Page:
A few weeks ago, after I had given my notice at work, I stumbled upon an article/blog post/what have you written by a stay-at-home mom who was frustrated by friends/family/strangers saying she was lucky to be able to stay at home with her kids. My first thought, which is a first thought quite often these days, was people need to stop being so sensitive. The author explained how she and her husband had made sacrifices in order for her to stay at home. These sacrifices were mainly material items: cable television, daily coffee from Starbucks, vacations, etc. Look, we all make sacrifices when we become parents. I can't think of any parent who leads the same life he or she did prior to having children.
It was a bit of an afterthought but her career was mentioned. And that was where I could agree. Although, I wouldn't use the word sacrifice. Unfortunately, there are still many employers who will turn up their noses to those who have been out of the workforce because they chose to stay at home with their kids. Yes, so the whole returning to work and competing for positions/promotions is frustrating. I agree. I was out of work for about 18 months before and after the girls were born. I've lived it. But your babies are your babies and will only be babies for a minuscule moment in the grand scheme of life.
In giving my notice, the one aspect that I struggled with at first was the loss of my career. I've basically told everyone that I'm retiring and that's what I plan to do. I don't have plans to return to the workforce as a CPA in the position that I am in now.* Internally, there was a brief struggle to let that go because I've worked so incredibly hard over the past 20+ years to get here. After I resigned, I spent a week thinking this will either be the best thing I've done or the biggest mistake of my life. But then I realized that it could never be a mistake because I'm devoting time to my children and my family. How could that ever be a mistake?
Am I lucky? I think I am. I'm lucky to have a supportive husband and parents and family. Interestingly enough, when family/friends/co-workers heard the news, no one exclaimed, "Wow, you're so lucky!" Read through all the supportive comments from my post last week. There's only been one "you're lucky" and that was from my friend at work who is in a similar situation and the luck referred to my escaping the madness of the office. (And for that, I am extremely lucky.)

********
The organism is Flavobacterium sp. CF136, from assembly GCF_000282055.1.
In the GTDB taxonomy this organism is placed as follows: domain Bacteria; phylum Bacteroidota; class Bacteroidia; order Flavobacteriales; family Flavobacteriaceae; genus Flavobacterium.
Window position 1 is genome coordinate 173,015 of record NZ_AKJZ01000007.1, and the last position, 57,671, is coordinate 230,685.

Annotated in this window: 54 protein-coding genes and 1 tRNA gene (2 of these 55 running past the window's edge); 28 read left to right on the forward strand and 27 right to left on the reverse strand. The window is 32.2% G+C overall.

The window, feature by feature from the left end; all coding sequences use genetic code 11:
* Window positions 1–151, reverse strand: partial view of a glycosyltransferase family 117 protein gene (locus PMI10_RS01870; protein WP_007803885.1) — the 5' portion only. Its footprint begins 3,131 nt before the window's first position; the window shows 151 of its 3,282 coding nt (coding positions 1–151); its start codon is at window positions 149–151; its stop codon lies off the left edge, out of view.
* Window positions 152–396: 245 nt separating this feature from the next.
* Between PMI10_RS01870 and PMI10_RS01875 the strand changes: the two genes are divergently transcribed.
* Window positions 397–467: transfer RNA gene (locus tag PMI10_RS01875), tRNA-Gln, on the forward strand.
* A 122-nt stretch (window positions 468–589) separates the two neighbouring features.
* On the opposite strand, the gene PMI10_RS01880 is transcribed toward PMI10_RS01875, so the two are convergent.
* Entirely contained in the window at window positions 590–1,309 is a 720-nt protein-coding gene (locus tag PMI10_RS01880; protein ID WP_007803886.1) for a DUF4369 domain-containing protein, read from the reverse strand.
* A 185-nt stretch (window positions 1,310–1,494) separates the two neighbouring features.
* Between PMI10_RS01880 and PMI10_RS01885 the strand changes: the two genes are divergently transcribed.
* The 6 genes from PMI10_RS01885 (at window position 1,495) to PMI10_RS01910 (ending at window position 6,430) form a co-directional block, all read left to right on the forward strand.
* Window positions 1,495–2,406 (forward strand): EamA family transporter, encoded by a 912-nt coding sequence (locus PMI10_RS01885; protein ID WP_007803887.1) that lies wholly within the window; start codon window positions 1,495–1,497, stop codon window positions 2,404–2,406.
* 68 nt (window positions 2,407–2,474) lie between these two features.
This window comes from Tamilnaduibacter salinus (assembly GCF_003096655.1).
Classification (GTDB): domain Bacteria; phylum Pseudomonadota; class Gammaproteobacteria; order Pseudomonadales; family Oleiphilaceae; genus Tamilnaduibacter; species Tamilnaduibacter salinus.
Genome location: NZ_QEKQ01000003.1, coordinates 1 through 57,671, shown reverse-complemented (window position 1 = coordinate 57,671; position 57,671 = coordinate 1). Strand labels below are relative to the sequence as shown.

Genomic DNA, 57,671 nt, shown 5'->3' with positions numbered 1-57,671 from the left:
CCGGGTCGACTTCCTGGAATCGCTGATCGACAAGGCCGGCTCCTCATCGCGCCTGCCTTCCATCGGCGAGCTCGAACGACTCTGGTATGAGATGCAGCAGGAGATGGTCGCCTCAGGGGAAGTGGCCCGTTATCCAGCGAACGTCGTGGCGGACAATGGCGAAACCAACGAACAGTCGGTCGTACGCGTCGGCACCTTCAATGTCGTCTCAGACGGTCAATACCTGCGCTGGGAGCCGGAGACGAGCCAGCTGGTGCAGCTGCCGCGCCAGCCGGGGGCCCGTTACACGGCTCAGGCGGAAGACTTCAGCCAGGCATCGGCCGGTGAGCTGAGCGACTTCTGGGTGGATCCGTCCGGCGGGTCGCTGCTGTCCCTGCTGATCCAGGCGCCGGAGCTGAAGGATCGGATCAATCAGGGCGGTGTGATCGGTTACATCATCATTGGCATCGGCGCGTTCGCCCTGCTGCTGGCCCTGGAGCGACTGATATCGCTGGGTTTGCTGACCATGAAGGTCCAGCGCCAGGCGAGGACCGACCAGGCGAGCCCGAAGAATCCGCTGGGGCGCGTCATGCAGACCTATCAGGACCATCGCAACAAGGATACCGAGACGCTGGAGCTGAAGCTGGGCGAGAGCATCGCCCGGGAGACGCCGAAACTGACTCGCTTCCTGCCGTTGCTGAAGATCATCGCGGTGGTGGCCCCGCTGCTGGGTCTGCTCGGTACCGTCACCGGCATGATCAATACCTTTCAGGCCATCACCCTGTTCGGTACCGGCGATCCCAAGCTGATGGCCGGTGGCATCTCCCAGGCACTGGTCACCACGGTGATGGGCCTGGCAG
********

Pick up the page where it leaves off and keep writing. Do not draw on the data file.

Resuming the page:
So what do the girls think of this change in life? They are a bit in disbelief. Maybe because we've talked about it happening for so long. Hopefully someday Mommy will be home all the time. Big dreams to share with little ones. Anna thought I was only going to be home for the summer. I made the mistake of saying that there was going to be a new sheriff in town and they balked at the thought of new rules and routines. But Grammy lets us do whatever we want. And she brings us salads with sunflower seeds!
In addition to the stress of being a working mom with an extended commute, we also have Anna's spina bifida and hydrocephalus to contend with. She does well at school right now. She is strong when it comes to ELA (English Language Arts) and does okay in math. There are certain areas that are difficult for her because of how she learns. Organization in general is an issue for kids with hydrocephalus For example, giving her a project of placing a bunch of steps in order of completion is a tough task for her. Her teacher showed us a project that listed out 6 or so steps on how to make ice cream and the kids' assignment was to order the steps. Anna struggled with this even though on the surface, it appeared to be an easy task. School only has the potential to become more difficult for her. It will be best for all if I'm here to assist and not trying to figure out the situation at 7:00 at night. (I don't know if I've ever shared this link or not but it's a teacher's guide to hydrocephalus. We found it to be extremely helpful in discussing Anna's needs with the school.)
I'll have to revisit my thoughts in a year to see if any have changed!
* The three roles I held outside of public accounting all involved setting up a new process/function. For the first two, the tax compliance process which had previously been outsourced was brought back in-house. For this last one, a very large entity had converted to a flow-through and it took years before we had a strong process implemented. That is where I thrive. Daily routines drain me and now I know that staying in the same role for years and years is just not for me and that's okay.